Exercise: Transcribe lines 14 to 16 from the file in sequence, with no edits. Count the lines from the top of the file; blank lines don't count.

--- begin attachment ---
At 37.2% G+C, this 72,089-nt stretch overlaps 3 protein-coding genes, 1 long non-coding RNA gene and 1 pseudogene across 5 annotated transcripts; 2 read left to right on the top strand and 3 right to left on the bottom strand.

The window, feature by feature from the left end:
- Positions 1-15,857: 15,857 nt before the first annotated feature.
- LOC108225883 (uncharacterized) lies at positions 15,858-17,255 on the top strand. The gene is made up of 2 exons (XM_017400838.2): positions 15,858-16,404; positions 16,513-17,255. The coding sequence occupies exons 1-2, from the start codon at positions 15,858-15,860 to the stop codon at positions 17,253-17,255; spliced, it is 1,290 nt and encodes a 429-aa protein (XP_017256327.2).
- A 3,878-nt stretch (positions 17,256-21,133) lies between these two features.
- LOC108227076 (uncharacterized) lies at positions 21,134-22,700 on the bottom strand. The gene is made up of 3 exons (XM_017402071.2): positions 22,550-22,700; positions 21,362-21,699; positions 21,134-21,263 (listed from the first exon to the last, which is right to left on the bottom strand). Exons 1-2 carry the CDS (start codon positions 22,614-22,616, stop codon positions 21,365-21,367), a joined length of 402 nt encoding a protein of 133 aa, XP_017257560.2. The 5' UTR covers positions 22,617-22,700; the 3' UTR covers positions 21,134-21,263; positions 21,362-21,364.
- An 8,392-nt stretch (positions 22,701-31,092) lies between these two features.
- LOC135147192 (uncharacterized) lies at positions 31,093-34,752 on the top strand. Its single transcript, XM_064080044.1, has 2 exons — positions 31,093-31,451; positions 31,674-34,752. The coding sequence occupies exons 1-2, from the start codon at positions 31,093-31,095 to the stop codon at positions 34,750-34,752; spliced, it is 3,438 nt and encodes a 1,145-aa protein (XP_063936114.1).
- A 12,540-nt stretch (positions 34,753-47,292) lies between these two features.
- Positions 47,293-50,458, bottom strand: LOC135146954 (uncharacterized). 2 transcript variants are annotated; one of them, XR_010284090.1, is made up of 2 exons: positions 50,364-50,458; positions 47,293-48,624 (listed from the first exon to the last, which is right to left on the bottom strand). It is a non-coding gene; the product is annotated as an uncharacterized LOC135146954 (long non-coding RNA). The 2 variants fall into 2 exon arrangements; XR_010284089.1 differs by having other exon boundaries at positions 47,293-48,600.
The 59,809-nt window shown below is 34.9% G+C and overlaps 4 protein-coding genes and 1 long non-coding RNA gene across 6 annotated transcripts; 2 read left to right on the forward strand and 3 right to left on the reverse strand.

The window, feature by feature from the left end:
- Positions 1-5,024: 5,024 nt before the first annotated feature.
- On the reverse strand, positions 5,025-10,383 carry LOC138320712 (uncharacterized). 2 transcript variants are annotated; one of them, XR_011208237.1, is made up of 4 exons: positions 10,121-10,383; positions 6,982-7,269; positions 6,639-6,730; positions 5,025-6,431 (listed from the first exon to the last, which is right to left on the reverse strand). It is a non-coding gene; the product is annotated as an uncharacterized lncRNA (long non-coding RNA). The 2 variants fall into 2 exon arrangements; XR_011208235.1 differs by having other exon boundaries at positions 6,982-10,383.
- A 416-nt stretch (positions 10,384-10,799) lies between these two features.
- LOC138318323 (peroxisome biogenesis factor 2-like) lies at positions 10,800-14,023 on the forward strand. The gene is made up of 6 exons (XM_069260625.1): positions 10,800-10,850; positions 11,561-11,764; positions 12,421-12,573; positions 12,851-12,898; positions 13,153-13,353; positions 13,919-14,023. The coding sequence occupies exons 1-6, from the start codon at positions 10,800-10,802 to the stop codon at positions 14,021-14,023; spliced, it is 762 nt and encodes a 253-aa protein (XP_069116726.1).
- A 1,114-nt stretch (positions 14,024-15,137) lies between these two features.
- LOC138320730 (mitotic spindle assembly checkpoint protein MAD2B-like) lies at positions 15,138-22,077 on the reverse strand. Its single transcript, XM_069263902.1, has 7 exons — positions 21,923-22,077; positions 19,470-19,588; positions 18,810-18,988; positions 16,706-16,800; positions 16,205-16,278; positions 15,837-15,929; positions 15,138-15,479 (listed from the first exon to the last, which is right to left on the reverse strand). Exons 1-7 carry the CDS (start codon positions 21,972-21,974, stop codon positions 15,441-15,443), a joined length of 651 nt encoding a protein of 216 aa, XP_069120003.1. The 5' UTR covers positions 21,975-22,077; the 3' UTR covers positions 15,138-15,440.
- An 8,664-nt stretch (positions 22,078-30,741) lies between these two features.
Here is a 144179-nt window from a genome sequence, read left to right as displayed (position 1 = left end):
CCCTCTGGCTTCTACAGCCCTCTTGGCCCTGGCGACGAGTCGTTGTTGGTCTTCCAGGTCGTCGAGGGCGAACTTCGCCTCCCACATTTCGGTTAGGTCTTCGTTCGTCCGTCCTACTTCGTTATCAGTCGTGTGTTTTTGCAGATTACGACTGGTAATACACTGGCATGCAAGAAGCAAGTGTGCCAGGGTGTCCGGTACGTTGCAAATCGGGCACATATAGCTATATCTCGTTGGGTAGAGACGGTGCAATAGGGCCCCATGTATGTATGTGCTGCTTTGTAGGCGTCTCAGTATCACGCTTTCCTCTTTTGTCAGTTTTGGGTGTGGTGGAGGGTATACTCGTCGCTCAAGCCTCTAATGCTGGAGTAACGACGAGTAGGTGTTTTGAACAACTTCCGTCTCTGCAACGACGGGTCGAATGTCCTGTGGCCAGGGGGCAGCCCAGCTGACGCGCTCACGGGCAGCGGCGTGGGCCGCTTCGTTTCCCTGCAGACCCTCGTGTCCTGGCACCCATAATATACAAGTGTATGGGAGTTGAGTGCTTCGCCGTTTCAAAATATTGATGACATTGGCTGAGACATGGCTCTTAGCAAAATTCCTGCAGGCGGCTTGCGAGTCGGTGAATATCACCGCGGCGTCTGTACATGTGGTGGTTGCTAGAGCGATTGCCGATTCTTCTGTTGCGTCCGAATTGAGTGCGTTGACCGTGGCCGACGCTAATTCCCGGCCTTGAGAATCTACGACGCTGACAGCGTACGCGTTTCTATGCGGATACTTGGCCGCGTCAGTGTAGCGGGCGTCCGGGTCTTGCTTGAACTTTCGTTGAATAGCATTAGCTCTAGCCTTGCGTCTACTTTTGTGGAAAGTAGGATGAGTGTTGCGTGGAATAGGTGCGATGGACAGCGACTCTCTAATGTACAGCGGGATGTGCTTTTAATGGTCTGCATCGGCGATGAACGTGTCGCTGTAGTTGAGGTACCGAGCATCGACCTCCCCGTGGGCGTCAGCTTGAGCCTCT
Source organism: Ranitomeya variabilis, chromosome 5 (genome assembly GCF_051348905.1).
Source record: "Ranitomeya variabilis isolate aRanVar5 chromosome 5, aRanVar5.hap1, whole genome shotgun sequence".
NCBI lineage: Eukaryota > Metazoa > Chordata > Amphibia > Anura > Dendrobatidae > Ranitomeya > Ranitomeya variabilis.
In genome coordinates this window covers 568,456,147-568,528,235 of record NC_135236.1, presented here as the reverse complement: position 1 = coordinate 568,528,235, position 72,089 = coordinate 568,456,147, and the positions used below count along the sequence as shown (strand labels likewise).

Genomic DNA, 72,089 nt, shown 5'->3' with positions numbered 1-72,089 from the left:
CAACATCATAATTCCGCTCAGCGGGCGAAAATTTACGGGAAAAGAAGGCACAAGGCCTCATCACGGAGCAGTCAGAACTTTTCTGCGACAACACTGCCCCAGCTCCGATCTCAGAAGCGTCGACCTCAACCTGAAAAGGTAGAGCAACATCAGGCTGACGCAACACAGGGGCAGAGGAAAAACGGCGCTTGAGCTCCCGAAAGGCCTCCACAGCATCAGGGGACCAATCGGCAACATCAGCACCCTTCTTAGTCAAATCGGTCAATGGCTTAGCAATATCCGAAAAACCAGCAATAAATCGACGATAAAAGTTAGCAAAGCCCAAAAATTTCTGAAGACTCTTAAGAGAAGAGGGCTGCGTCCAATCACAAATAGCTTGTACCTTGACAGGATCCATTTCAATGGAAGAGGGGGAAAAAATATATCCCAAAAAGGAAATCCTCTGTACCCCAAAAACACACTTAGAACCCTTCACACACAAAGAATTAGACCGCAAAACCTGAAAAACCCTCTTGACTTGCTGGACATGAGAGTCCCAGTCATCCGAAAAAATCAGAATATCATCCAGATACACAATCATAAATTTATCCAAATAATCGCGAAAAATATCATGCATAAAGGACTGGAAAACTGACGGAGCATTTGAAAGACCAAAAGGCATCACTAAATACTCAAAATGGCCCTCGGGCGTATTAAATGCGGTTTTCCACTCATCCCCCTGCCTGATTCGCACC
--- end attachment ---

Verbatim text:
- On the reverse strand, positions 5,025-10,383 carry LOC138320712 (uncharacterized). 2 transcript variants are annotated; one of them, XR_011208237.1, is made up of 4 exons: positions 10,121-10,383; positions 6,982-7,269; positions 6,639-6,730; positions 5,025-6,431 (listed from the first exon to the last, which is right to left on the reverse strand). It is a non-coding gene; the product is annotated as an uncharacterized lncRNA (long non-coding RNA). The 2 variants fall into 2 exon arrangements; XR_011208235.1 differs by having other exon boundaries at positions 6,982-10,383.
- A 416-nt stretch (positions 10,384-10,799) lies between these two features.
- LOC138318323 (peroxisome biogenesis factor 2-like) lies at positions 10,800-14,023 on the forward strand. The gene is made up of 6 exons (XM_069260625.1): positions 10,800-10,850; positions 11,561-11,764; positions 12,421-12,573; positions 12,851-12,898; positions 13,153-13,353; positions 13,919-14,023. The coding sequence occupies exons 1-6, from the start codon at positions 10,800-10,802 to the stop codon at positions 14,021-14,023; spliced, it is 762 nt and encodes a 253-aa protein (XP_069116726.1).